One of the joys of wandering around the village in winter is seeing all the snowmen and the people who are building them. It’s a tradition and pleasure shared by all age groups from all over the world, with construction methods only being limited by a person’s imagination and strength as well as the moisture content of the snow.

We may never know who the creative individual was that first moulded snow into a human shape. Evidently in 1494 the now famous renaissance artist Michelangelo was commissioned by a prince called Piero the Unfortunate to build a snowman in the Medici courtyard with art critics of the time recording that the snow sculpture was astonishingly beautiful.

But we can try and trace the history of building snowman throughout the world via publications and art. We know that the first photo of a snowman was taken by Mary Dillwyn in 1845, just after the camera was invented. So, the first photo of a snowman is also one of the first photos of anything. That’s pretty cool (pun intended).

Written or pictorial evidence of early snowmen construction history is quite thin on the ground, bit like the snow cover on our village roads currently. However, author of the book ‘The History of the Snowman’ Bob Eckstein has scoured libraries and archives of cold climate countries and come up with evidence of snowmen dating back to medieval times. According to Bob, the earliest evidence was found at the Koninklijke Bibliotheek in The Hague and was a drawing of a snowman in margins of a book called the ‘Book of Hours’ written in 1380.

The Miracle of 1511 was a festival in Brussels in which the locals built approximately 110 satirical snowmen. It is estimated that more than half of the snowmen portrayed pornographic or sexual characters. Examples of snowmen built included a snow nun that was seducing a man, a snowman and a snowwoman having sex in front of the town fountain and a naked snow boy urinating into the mouth of a drunken snowman. There were also snow unicorns, snow mermaids, a snow dentist, and snow prostitutes enticing people into the city's red-light district. Among the political snowmen created were "a snow virgin with a unicorn in her lap", that was built in front of the ducal palace in Coudenberg, the home of Holy Roman Emperor Charles V. This was in protest to him being absent and instead living with his aunt Margaret in Malines (Wikipedia).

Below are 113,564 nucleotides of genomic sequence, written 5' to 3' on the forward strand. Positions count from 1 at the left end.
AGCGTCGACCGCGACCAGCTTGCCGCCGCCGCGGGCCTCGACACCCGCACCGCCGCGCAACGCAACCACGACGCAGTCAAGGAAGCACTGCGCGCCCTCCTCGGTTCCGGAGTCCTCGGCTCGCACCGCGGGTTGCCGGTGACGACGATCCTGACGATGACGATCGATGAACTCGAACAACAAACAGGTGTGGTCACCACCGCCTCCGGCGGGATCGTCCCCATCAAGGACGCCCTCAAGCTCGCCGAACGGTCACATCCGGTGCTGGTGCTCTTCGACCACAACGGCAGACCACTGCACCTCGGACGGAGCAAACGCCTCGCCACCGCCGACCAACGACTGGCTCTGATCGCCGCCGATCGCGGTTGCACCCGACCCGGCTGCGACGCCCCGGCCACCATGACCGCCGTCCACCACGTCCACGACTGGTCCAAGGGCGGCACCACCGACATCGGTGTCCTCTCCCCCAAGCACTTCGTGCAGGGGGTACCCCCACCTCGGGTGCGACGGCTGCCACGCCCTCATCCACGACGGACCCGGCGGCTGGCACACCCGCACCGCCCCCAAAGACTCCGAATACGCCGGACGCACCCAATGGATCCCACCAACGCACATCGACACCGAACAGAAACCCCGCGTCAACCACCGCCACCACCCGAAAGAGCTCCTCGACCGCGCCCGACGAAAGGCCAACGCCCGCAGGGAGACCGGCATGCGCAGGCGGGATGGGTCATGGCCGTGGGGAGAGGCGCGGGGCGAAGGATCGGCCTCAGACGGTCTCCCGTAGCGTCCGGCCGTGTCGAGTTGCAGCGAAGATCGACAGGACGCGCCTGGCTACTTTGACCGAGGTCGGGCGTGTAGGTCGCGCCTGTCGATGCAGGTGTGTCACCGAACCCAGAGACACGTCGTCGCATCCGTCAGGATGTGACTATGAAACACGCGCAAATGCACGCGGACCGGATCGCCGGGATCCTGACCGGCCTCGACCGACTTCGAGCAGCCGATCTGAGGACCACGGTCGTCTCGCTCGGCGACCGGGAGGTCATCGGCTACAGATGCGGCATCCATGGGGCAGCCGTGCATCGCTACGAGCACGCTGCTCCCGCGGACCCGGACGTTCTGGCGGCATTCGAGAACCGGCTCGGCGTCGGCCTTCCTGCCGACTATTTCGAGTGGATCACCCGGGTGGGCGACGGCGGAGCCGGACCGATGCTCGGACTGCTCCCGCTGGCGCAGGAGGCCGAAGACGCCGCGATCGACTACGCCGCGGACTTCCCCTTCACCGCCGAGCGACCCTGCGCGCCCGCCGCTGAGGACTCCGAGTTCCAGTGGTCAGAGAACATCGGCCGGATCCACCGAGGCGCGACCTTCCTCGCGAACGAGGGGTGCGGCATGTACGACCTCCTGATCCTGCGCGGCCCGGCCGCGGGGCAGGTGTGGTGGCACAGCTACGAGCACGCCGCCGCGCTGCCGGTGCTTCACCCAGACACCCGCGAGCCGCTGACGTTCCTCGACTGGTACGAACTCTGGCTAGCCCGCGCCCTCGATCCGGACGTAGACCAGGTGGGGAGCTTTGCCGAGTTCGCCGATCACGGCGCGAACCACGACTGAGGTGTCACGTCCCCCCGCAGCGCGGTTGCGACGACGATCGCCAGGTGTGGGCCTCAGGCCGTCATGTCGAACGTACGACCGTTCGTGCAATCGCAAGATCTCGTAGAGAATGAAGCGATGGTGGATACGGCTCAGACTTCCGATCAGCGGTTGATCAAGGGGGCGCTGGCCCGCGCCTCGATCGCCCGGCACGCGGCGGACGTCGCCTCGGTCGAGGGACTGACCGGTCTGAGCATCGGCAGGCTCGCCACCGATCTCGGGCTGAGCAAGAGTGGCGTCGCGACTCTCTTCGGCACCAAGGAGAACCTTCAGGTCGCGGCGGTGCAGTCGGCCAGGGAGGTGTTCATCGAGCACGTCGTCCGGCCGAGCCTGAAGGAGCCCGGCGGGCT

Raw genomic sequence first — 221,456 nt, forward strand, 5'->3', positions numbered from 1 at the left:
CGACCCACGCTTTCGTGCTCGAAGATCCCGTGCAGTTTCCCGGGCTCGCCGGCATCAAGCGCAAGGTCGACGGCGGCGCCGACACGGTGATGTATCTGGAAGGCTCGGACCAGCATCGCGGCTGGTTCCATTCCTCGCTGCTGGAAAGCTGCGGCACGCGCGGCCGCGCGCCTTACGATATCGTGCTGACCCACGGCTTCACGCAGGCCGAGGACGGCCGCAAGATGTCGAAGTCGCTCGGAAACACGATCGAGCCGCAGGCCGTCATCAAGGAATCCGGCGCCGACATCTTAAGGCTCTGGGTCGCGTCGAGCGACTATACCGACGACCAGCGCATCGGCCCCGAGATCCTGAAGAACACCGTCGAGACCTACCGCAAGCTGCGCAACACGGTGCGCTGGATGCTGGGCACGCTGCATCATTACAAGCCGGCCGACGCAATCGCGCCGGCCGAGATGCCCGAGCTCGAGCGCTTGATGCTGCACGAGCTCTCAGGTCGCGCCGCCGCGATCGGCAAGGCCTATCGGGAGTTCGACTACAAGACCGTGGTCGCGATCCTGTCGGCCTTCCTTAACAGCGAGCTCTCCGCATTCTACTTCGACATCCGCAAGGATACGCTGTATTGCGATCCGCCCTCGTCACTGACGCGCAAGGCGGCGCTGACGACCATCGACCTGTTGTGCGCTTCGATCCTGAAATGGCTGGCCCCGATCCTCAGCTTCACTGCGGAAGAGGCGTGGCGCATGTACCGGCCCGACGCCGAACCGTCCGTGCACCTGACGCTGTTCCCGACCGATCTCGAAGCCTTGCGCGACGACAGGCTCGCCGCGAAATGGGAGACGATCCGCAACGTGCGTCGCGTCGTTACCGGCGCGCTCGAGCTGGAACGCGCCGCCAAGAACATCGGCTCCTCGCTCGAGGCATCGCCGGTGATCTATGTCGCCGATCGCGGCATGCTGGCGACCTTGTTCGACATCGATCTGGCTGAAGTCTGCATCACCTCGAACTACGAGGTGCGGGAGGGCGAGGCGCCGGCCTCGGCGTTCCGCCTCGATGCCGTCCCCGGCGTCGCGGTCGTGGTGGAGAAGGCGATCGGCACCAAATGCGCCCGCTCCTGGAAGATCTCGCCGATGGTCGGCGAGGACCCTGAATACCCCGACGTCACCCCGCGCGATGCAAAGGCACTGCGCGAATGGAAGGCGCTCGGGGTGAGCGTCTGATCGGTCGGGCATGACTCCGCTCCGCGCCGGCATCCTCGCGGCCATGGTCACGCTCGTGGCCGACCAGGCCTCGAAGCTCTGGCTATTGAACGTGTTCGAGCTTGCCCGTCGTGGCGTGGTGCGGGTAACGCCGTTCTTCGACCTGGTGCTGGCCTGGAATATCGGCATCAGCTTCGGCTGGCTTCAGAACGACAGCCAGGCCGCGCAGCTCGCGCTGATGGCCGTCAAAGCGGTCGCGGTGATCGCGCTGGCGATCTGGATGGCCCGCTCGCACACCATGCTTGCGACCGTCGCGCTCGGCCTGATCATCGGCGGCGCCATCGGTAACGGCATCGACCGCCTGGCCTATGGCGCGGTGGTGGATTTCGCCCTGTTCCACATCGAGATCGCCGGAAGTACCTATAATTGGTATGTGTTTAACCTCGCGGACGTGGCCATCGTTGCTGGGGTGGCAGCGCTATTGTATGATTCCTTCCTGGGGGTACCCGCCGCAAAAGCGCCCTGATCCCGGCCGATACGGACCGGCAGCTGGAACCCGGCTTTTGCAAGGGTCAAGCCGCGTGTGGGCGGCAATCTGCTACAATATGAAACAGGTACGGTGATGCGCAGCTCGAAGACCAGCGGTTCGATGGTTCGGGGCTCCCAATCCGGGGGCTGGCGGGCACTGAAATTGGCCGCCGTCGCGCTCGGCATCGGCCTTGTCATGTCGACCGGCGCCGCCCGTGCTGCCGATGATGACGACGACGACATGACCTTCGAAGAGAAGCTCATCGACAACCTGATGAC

Not to be outdone by Belgium snow caricatures, in 1818 the good Swiss folk of Zurich began celebrating the beginning of spring by blowing up snowmen. The Böögg, an 11-foot-tall snowman stuffed with straw, cotton and dynamite is paraded through the city to its centre where it is ceremoniously destroyed as part of the Sechseläuten tradition, an annual spring festival that dates back to the 16th century (The Smithsonian).

So that’s a potted history of snow people. Check out if you’d like to buy something snowman related to remember your snow holiday at Falls Creek.

Cheers, Nyree Fiddes

I Dream of Snow